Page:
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Under 720 Ill. Comp. Stat. 5/9-3 (1996), a person commits involuntary manslaughter when he or she unintentionally kills an individual without lawful justification and his or her acts whether lawful or unlawful which cause the death are such as are likely to cause death or great bodily harm to some individual, and he or she performs them recklessly. Recklessness is defined as follows: A person is reckless or acts recklessly, when he consciously disregards a substantial and unjustifiable risk that circumstances exist or that a result will follow, and such disregard constitutes a gross deviation from the standard of care which a reasonable person would exercise in the situation. 720 Ill. Comp. Stat. 5/4-6 (1996).
Defendant Donna Kolzow left the baby in a car in the early morning and took a nap. When she awoke, she found the baby lifeless. An autopsy revealed that the baby died of heat stroke. Defendant was convicted of involuntary manslaughter, and was sentenced to three years' probation, with the conditions of counseling and six months in custody in the Cook County Department of Corrections. On appeal, defendant challenged the sufficiency of the evidence supporting her conviction. She further contended that the trial court considered matters outside the record in sentencing, and that the sentence was excessive.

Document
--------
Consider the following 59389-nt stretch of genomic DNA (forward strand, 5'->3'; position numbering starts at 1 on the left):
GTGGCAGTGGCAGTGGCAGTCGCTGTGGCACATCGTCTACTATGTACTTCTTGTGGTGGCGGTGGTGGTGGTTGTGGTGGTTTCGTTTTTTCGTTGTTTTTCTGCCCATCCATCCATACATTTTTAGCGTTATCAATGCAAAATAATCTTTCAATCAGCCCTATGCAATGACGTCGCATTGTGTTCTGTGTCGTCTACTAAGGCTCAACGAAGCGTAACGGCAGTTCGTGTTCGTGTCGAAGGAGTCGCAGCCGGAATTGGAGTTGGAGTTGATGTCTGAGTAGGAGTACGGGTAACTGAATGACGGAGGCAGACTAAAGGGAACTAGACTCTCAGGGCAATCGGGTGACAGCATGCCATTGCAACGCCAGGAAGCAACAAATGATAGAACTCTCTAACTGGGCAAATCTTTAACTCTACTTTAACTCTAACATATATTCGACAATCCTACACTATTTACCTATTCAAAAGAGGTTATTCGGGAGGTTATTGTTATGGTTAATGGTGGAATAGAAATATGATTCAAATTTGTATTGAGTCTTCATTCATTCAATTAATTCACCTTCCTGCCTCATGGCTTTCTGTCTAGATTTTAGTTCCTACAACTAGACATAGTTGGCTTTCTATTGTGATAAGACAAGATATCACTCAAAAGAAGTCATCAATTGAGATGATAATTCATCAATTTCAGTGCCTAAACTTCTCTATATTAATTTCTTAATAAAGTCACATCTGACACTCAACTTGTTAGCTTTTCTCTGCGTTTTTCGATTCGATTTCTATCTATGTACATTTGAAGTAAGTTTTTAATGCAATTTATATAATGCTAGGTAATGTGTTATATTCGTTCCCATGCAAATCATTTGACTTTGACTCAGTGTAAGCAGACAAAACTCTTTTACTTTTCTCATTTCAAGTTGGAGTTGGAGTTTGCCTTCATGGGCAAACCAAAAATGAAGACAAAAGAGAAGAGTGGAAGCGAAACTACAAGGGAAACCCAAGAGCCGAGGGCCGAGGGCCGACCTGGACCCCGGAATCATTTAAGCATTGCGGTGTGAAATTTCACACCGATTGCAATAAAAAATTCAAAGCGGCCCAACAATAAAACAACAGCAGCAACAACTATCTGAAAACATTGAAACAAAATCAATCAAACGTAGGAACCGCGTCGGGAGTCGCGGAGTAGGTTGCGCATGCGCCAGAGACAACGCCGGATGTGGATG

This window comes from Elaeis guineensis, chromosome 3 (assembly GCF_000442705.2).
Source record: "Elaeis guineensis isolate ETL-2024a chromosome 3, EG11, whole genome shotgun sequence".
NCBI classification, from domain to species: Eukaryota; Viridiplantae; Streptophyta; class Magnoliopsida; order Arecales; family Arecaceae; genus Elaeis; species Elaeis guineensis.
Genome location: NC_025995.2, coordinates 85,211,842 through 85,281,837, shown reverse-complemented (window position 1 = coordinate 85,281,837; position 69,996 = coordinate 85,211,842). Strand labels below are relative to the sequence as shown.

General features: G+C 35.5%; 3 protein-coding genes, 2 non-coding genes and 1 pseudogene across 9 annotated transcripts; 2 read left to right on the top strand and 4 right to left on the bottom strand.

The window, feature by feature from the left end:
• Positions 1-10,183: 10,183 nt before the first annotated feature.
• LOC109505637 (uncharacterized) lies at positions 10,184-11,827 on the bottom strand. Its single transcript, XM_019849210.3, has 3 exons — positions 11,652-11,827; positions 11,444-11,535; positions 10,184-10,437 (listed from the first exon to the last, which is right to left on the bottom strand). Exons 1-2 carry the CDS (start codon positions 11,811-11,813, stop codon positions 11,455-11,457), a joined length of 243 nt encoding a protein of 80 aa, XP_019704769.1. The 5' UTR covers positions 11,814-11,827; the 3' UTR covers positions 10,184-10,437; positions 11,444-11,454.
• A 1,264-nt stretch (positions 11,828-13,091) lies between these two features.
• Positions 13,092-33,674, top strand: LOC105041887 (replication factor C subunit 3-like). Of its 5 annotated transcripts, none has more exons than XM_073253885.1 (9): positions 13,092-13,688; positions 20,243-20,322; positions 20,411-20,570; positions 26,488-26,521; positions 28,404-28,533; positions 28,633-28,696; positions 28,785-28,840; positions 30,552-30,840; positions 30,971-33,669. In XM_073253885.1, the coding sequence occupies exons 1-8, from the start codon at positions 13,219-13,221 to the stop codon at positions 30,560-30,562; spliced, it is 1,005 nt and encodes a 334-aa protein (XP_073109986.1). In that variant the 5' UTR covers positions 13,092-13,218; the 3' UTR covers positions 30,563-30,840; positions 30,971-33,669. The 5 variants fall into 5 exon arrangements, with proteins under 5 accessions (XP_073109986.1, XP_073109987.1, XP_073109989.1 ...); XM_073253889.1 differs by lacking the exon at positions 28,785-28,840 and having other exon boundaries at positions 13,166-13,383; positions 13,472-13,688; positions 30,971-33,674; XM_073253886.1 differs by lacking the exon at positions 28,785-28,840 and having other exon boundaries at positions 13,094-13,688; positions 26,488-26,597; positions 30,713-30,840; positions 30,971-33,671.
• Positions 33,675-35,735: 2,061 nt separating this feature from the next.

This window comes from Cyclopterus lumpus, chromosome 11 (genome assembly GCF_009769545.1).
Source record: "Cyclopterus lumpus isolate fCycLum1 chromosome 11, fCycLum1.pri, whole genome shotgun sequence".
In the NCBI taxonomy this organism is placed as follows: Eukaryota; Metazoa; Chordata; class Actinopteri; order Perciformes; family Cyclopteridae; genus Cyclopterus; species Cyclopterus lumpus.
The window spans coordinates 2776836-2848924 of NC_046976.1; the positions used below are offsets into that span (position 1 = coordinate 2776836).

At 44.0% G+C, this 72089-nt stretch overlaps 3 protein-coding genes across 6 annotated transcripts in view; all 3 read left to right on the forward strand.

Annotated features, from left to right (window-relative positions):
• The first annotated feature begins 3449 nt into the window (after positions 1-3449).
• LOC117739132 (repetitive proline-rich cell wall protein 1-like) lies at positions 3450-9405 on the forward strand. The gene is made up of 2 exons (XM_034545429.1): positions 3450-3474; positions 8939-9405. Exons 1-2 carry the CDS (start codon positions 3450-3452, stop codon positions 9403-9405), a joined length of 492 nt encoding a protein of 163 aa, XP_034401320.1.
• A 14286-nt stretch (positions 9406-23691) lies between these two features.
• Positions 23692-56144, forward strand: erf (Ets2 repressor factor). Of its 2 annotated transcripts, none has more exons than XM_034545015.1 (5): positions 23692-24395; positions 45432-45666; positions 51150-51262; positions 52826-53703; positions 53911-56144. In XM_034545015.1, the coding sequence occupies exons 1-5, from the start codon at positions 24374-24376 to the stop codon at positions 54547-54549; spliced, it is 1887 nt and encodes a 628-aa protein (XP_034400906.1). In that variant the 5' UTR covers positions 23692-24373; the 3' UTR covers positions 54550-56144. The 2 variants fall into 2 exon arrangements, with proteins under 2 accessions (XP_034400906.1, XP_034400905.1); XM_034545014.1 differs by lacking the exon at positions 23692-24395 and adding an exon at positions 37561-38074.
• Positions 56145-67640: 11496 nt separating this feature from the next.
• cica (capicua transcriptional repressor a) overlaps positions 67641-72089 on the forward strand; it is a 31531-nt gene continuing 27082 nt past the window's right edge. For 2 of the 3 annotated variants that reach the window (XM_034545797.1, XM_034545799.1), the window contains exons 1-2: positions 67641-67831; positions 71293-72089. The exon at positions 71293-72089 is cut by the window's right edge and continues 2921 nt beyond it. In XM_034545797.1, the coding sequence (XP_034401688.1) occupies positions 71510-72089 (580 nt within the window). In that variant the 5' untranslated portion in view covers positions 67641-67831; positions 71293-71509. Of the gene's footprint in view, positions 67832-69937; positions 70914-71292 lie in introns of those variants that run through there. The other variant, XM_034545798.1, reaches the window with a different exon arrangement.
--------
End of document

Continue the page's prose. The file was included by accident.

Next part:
On appeal, the court held that the record contained sufficient evidence to support her conviction, given that she left the baby in the car, consciously disregarding a substantial and unjustifiable risk of death or great bodily harm to her son. A reasonable person would have been aware of the risks in leaving a three-month-old infant unattended in a car for four hours on a summer day. Defendant presented no evidence that the judge's decision was based on or affected by his references to the mother-child relationship or that any comments he made in that regard held defendant to a higher standard of care. Because the proper sentencing factors in aggravation and mitigation were appropriately considered, any additional comments by the trial judge were inconsequential. The sentence imposed was an appropriate exercise of discretion. The court affirmed.